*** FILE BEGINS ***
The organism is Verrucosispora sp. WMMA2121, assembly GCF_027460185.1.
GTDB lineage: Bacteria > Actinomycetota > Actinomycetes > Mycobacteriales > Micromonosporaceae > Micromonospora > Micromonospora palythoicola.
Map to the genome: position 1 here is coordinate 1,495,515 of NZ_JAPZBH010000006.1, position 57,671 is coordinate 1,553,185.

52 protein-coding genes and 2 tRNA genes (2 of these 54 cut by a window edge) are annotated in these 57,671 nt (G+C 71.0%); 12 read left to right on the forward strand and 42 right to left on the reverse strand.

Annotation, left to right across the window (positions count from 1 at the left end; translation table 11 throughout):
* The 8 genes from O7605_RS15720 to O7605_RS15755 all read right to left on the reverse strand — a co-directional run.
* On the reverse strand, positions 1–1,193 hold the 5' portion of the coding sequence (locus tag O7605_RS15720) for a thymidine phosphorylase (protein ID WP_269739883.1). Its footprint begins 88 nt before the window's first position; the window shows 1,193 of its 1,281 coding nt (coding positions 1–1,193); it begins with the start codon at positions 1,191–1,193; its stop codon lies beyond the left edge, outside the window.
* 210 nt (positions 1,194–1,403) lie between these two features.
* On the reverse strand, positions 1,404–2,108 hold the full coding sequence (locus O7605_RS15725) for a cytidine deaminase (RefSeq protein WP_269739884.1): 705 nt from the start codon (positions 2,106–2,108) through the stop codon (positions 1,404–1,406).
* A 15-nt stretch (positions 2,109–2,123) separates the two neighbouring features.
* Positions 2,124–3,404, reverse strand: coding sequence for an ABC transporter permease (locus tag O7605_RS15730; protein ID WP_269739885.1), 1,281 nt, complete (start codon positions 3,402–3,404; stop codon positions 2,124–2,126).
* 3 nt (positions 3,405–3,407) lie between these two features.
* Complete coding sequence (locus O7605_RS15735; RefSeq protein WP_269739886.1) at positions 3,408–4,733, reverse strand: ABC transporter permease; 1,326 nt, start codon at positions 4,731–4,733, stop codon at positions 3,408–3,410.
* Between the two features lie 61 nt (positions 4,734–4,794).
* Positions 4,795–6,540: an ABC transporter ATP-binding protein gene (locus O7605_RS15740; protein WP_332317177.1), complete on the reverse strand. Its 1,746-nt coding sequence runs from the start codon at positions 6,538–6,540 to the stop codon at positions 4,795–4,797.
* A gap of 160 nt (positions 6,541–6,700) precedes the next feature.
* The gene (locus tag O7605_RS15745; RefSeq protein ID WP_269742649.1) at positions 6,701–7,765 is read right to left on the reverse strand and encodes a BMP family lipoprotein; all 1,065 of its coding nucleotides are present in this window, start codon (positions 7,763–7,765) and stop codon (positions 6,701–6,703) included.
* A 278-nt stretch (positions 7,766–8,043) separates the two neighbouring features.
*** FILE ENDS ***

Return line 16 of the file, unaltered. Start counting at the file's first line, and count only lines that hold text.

* A gap of 160 nt (positions 6,541–6,700) precedes the next feature.